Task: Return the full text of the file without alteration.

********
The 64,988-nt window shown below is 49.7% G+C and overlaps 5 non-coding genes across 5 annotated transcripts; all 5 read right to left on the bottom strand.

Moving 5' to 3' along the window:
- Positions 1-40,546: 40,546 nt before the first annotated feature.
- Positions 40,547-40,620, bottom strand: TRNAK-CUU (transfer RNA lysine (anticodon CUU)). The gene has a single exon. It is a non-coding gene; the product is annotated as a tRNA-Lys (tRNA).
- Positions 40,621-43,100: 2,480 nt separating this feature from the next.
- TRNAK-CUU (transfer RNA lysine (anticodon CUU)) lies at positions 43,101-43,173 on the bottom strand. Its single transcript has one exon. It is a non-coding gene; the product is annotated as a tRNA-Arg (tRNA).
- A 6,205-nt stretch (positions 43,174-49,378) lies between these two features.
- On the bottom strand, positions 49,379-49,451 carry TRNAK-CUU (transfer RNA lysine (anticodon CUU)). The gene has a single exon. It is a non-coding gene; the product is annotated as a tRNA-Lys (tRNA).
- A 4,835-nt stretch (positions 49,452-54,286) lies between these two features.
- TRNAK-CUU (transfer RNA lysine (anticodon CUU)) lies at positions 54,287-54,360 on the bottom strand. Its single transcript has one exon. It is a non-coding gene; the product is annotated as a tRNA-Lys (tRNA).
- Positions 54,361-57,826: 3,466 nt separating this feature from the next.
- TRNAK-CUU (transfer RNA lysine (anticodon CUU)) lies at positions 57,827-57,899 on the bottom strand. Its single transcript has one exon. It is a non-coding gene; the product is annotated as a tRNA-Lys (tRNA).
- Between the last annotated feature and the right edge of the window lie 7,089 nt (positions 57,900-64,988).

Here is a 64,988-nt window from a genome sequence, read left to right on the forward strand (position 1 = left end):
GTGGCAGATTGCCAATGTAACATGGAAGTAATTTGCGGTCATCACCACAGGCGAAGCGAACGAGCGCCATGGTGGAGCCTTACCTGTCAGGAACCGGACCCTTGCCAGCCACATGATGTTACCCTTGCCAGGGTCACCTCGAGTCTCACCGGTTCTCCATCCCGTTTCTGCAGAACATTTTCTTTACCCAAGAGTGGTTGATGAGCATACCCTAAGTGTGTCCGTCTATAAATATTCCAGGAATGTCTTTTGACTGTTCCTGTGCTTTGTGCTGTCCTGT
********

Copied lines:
The 64,988-nt window shown below is 49.7% G+C and overlaps 5 non-coding genes across 5 annotated transcripts; all 5 read right to left on the bottom strand.

Moving 5' to 3' along the window:
- Positions 1-40,546: 40,546 nt before the first annotated feature.
- Positions 40,547-40,620, bottom strand: TRNAK-CUU (transfer RNA lysine (anticodon CUU)). The gene has a single exon. It is a non-coding gene; the product is annotated as a tRNA-Lys (tRNA).
- Positions 40,621-43,100: 2,480 nt separating this feature from the next.
- TRNAK-CUU (transfer RNA lysine (anticodon CUU)) lies at positions 43,101-43,173 on the bottom strand. Its single transcript has one exon. It is a non-coding gene; the product is annotated as a tRNA-Arg (tRNA).
- A 6,205-nt stretch (positions 43,174-49,378) lies between these two features.
- On the bottom strand, positions 49,379-49,451 carry TRNAK-CUU (transfer RNA lysine (anticodon CUU)). The gene has a single exon. It is a non-coding gene; the product is annotated as a tRNA-Lys (tRNA).
- A 4,835-nt stretch (positions 49,452-54,286) lies between these two features.
- TRNAK-CUU (transfer RNA lysine (anticodon CUU)) lies at positions 54,287-54,360 on the bottom strand. Its single transcript has one exon. It is a non-coding gene; the product is annotated as a tRNA-Lys (tRNA).
- Positions 54,361-57,826: 3,466 nt separating this feature from the next.
- TRNAK-CUU (transfer RNA lysine (anticodon CUU)) lies at positions 57,827-57,899 on the bottom strand. Its single transcript has one exon. It is a non-coding gene; the product is annotated as a tRNA-Lys (tRNA).
- Between the last annotated feature and the right edge of the window lie 7,089 nt (positions 57,900-64,988).

Here is a 64,988-nt window from a genome sequence, read left to right on the forward strand (position 1 = left end):
GTGGCAGATTGCCAATGTAACATGGAAGTAATTTGCGGTCATCACCACAGGCGAAGCGAACGAGCGCCATGGTGGAGCCTTACCTGTCAGGAACCGGACCCTTGCCAGCCACATGATGTTACCCTTGCCAGGGTCACCTCGAGTCTCACCGGTTCTCCATCCCGTTTCTGCAGAACATTTTCTTTACCCAAGAGTGGTTGATGAGCATACCCTAAGTGTGTCCGTCTATAAATATTCCAGGAATGTCTTTTGACTGTTCCTGTGCTTTGTGCTGTCCTGT